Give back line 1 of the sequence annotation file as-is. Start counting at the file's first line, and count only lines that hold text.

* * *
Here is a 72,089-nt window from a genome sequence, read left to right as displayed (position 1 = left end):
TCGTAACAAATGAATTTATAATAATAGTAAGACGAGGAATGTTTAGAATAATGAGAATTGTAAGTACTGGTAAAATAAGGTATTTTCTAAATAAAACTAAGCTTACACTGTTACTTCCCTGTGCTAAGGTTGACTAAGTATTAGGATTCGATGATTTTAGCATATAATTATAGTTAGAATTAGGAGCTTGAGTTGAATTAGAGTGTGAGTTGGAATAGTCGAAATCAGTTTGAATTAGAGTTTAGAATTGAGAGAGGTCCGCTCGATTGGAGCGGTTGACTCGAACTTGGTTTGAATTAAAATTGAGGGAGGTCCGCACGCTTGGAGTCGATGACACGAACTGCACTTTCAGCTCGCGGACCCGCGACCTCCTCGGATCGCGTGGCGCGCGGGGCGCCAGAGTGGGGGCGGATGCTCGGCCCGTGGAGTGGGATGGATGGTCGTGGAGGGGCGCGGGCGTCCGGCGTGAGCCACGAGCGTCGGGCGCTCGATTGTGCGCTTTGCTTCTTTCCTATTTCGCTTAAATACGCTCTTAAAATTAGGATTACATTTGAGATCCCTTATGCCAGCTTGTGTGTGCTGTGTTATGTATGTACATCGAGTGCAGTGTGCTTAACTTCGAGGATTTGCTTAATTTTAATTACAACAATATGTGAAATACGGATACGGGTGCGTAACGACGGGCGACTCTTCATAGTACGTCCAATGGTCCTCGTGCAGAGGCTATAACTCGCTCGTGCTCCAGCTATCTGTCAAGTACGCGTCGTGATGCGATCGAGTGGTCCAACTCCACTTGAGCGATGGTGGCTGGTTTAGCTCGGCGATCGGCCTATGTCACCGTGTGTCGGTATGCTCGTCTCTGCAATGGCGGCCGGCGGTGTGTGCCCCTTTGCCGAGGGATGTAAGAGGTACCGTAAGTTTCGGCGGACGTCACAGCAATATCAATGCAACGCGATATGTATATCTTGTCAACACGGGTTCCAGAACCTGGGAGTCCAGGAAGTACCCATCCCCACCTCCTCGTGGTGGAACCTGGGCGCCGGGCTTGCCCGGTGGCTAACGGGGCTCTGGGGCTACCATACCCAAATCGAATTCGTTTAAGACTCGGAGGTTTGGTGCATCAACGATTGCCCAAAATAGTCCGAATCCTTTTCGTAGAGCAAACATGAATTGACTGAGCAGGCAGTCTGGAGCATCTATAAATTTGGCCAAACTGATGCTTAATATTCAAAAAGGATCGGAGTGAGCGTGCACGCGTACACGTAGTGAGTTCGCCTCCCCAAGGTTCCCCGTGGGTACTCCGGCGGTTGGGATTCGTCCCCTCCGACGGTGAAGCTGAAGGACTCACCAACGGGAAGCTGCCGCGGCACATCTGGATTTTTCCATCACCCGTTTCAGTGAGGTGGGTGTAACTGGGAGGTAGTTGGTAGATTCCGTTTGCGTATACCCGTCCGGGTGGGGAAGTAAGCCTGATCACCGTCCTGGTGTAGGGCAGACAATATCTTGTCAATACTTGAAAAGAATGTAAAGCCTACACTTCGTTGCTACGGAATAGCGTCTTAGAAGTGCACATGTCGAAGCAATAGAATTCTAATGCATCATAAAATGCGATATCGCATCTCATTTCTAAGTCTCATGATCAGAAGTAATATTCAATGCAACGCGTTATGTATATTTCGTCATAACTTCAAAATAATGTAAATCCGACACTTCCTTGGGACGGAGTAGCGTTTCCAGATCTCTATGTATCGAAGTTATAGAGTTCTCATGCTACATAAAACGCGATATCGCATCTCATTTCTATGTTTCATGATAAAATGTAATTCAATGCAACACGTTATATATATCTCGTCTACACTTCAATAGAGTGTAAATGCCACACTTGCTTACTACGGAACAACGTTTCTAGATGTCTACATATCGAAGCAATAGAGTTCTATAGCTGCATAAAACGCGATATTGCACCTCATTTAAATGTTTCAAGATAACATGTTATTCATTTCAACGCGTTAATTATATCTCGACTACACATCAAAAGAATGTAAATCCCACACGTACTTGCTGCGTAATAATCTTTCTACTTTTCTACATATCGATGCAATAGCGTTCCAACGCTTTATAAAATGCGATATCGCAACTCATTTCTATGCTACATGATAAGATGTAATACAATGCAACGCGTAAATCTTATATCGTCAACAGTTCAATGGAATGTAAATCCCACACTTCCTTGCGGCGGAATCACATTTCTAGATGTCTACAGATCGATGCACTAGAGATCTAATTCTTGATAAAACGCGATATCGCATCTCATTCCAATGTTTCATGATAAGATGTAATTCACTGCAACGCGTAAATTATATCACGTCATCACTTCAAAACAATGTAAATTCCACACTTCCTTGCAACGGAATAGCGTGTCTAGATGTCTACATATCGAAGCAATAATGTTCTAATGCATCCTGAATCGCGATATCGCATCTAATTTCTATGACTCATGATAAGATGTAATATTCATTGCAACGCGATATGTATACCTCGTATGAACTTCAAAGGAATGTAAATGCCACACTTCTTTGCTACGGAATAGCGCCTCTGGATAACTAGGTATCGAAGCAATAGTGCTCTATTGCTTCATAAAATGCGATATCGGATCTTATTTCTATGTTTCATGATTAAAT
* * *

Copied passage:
Here is a 72,089-nt window from a genome sequence, read left to right as displayed (position 1 = left end):